A U.S. Supreme Court ruling could strengthen the authority of South Carolina and Georgia to issue water quality guidelines for the Savannah River shoals below Augusta's Diversion Dam, according to environmental groups.
The case, decided May 15, involved S.D. Warren Co. in Maine, which owns five small dams that state regulators contend have altered water flow and blocked routes fish and eels use to migrate along the streams.
The city of Augusta, which is involved in a protracted relicensing process with the Federal Energy Regulatory Commission for its canal and diversion dam, faces a similar situation involving disagreements over how much water can be diverted into the canal at the expense of river flow.
In the Supreme Court case, Maine officials contended dams in their state are subject to the U.S. Clean Water Act, which authorizes affected states to issue "water quality certifications" in which minimum flows and other guidelines can be imposed.
The Warren Co. had argued its dams were not subject to those rules, but the Supreme Court disagreed, writing that "changes in rivers like these fall within a state's legitimate legislative business and the Clean Water Act provides for a system that recognizes the States' concerns."
"It basically reaffirms that states have the authority to issue certifications for water quality," said Gerrit Jobsis, the southeast regional director for American Rivers. "If the dam owners had won, it means Georgia and South Carolina would not be able to proscribe conditions for the Augusta dam to insure that water quality standards can be met."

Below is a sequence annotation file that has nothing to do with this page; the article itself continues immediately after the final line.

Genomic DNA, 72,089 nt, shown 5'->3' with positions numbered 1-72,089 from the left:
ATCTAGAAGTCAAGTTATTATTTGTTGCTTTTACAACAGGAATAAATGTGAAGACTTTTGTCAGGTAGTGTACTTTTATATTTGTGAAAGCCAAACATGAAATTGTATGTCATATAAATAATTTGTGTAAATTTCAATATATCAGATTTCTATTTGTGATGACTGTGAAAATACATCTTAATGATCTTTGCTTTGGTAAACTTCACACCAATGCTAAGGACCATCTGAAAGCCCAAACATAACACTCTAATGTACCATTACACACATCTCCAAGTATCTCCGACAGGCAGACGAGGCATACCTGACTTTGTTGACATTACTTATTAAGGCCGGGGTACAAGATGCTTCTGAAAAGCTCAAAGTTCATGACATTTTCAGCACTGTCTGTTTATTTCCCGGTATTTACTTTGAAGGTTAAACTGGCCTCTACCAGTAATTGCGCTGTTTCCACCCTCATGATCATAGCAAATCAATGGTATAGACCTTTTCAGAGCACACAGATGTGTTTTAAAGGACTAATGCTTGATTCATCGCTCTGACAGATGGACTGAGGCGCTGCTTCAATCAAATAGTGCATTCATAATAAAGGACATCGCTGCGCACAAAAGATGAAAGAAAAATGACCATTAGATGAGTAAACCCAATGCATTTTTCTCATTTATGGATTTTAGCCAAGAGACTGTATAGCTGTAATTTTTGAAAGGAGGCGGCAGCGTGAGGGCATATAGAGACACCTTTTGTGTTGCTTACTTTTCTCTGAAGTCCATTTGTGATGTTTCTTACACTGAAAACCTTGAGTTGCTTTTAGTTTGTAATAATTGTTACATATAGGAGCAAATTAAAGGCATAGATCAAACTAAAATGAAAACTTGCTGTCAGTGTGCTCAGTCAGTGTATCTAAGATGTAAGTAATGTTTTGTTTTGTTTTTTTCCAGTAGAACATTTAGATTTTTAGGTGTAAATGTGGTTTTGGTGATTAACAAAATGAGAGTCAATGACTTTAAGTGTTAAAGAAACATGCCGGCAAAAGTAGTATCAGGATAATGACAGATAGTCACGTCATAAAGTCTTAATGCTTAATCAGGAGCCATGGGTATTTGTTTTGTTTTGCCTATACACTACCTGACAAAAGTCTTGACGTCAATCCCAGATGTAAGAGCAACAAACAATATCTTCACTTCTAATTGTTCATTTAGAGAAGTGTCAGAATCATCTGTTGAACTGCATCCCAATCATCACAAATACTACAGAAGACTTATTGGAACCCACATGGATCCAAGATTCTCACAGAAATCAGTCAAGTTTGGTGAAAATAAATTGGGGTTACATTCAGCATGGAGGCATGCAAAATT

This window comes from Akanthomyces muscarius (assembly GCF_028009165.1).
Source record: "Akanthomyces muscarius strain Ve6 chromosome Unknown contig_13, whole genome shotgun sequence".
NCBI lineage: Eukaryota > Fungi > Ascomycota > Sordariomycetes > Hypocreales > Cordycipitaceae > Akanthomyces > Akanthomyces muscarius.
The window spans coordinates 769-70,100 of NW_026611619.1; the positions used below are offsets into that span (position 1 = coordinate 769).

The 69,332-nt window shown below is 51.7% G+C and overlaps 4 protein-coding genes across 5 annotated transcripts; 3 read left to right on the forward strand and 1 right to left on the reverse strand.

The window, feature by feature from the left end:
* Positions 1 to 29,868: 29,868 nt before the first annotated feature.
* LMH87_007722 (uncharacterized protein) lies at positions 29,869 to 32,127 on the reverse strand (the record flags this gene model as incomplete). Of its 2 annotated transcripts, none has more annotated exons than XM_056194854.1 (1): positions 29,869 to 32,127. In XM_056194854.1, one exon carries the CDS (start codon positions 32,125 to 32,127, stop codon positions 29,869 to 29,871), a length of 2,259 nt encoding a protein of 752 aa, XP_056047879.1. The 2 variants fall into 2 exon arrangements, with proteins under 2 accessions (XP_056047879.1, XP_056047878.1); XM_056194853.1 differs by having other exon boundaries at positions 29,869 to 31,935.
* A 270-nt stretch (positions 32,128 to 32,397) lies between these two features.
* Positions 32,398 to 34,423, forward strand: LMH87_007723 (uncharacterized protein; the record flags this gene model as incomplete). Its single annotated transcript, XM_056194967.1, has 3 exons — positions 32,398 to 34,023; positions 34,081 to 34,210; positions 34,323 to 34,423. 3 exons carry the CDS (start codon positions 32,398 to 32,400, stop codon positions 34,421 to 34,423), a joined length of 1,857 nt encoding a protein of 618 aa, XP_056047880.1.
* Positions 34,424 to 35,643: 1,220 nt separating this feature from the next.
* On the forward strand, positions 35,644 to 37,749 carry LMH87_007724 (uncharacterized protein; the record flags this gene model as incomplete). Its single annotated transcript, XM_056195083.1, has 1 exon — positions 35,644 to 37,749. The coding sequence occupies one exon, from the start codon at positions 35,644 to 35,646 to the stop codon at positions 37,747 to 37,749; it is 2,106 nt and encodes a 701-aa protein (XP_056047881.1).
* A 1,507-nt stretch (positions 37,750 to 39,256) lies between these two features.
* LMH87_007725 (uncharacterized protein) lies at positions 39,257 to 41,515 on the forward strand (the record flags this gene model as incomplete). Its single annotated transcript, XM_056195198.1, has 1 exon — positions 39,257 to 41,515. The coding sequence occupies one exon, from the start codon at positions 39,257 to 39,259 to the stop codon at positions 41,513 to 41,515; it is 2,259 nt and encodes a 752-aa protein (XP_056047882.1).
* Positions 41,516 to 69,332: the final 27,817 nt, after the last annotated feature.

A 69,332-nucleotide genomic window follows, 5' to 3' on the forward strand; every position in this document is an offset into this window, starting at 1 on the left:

Augusta's lawyers - George Somerville, of Richmond, Va., and James Wall, of Augusta, were watching the case closely, too. They filed a 13-page friend of the court brief with the U.S. Supreme Court, asking justices to side with the owner of the dams in Maine.
The central issue of the Augusta dispute is the 131-year-old Diversion Dam at the canal headgates, which channel much of the river's flow into the canal.
During dry weather, flows through the rocky shoals in the nearby river often dwindle to a trickle and threaten fish and plant species that live there.
Georgia officials agreed last winter to a compromise with the city's view of how much flow would remain in the river during droughts, but South Carolina's Department of Health and Environmental Control has yet to issue its certification on the issue, Mr. Jobsis said.
Rheta Geddings, the assistant chief in DHEC's Bureau of Water, said the Supreme Court case was being watched by attorneys general in about 35 states, including South Carolina. The group filed its own friend of the court brief supporting Maine's Department of Environmental Protection.
"We have taken the position that certification is necessary and we're still working with the city of Augusta to work out the details," she said.
Reach Rob Pavey at (706) 868-1222, ext. 119, or email@example.com.
The Federal Energy Regulatory Commission has asked parties involved in the relicensing of the city's canal and diversion dam to try to bring the matter to a close this year.